EL: We have gotten such acclaim for the now "annual" Christmas concert, featuring William Sharp as Ebeneezer Scrooge. Why do you think audiences respond so positively to this piece?

CK: We're grateful that our audiences' tastes align so well with ours, since we now appear to have to play this piece (The Passion of Scrooge or A Christmas Carol) year in and year out! But performing it is sheer pleasure, perhaps for some of the same reasons people want to hear (and see) it. It is music that truly appeals to head and heart. Compressing the entire Dickens novella into about an hour, basically squeezing out a lot of the text and replacing it with notes, means the composer Jon Deak has achieved an intense and engrossing experience, to perform and to witness. If anything, the loss of text and gain of notes makes this beloved story all the more touching and funny, scary and ultimately, uplifting. I'm moved to tears every year! And there is William Sharp's inimitable depiction of Scrooge (and most of the other characters in the story). We say Bill is Ebenezer when he's on that stage. The characters he is not playing are all represented by the instrumentalists, who literally deliver their lines as part of the music. It's all endlessly challenging for us, and a blessing for us, every one!

EL: I know you gave us a teaser last year from O Brien's Algebra of Night. Why did you particularly want to perform the piece in its entirety? And how do the other two pieces also speak to cityscapes of New York?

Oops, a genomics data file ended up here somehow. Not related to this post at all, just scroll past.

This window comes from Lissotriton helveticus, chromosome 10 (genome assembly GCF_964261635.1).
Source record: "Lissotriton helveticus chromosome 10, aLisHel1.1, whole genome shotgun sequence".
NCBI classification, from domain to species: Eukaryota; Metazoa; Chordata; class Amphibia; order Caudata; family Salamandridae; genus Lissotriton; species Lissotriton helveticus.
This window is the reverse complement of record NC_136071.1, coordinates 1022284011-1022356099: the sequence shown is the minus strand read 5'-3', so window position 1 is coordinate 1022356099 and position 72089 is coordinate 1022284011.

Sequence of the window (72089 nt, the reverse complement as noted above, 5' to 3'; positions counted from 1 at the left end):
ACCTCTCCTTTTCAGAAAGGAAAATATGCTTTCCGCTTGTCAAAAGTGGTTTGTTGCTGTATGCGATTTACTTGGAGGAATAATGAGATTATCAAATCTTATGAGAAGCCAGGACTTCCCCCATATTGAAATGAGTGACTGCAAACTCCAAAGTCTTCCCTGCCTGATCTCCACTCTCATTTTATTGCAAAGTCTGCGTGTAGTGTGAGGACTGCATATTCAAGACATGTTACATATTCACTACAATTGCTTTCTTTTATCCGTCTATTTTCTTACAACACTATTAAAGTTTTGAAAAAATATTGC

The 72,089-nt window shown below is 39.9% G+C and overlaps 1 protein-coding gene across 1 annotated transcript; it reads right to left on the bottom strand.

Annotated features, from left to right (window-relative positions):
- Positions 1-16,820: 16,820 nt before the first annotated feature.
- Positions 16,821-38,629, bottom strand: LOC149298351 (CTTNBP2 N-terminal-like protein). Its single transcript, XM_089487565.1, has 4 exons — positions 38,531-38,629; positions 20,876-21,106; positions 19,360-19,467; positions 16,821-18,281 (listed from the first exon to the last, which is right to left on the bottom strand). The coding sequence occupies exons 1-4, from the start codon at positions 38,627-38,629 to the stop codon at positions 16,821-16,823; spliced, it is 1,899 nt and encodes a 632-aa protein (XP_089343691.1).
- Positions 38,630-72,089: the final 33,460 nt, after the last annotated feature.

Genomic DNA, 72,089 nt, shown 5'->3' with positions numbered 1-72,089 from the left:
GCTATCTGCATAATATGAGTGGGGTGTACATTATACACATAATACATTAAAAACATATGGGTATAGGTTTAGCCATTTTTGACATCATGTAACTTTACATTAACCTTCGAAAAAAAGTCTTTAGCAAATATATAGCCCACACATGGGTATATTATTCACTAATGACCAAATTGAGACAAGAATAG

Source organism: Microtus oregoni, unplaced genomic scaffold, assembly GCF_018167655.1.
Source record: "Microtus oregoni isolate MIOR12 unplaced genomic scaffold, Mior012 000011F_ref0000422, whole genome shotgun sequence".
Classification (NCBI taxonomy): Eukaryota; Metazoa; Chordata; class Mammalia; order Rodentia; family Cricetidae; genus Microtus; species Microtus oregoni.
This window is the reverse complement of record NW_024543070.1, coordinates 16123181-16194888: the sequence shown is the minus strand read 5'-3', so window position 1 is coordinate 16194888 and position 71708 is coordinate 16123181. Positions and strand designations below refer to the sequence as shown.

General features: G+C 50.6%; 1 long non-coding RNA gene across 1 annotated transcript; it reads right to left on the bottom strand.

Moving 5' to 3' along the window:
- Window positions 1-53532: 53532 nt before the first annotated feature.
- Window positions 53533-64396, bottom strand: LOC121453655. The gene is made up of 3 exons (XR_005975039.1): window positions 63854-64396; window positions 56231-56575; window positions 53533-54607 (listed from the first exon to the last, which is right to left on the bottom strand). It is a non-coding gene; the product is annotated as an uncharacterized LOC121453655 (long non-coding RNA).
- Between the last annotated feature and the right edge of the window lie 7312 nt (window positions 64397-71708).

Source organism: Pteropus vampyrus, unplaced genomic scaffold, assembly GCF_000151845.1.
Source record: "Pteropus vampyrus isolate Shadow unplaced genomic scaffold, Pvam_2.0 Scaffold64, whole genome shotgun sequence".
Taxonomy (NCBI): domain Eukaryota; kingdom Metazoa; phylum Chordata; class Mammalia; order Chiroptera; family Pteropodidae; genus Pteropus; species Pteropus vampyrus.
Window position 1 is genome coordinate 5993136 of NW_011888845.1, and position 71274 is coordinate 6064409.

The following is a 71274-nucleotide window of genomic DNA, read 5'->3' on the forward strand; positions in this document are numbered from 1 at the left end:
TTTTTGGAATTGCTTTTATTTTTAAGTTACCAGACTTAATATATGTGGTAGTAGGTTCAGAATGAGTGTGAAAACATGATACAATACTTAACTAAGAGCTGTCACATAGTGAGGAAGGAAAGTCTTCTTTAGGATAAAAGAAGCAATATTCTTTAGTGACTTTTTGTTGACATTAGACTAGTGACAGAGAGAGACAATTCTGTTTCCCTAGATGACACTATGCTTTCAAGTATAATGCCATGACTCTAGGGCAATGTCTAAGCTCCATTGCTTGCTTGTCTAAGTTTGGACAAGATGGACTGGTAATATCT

CK: This is an extraordinary composition by a composer for whom I have a special sympathy (we are both administrators, he at Indiana University and I at University of Michigan). We both endeavor to keep our artistic production going while contending with academia. Frankly, I had worked as a dean with Gene for years, dimly aware he was a composer but without actually hearing his work. When I encountered Algebra of Night, I was stunned. Here is a masterful and incredibly beautiful work, intellectually deep, via some magnificent poetry, and intensely lyrical, via the poems' settings for mezzo-soprano and a quartet of piano and strings. I have been eager to premiere the entire work, a long and ambitious cycle, and, following our performance, to record it. That's the plan. And in the preview of a few of the movements last year and now in the entire cycle, it's been a pleasure to introduce the wonderful mezzo Deanne Meek to the Consort and our audience. And to add, I'm also partial to the other, "night in the city" works we'll do on this February program. And watch out for another of those surprise encores.

EL: The museum opens an exhibition on The Artistic Journey of Yasuo Kuniyoshi next spring, a Japanese artist who painted in a modernist fashion in America. How did you select the various works to represent the immigrant experience?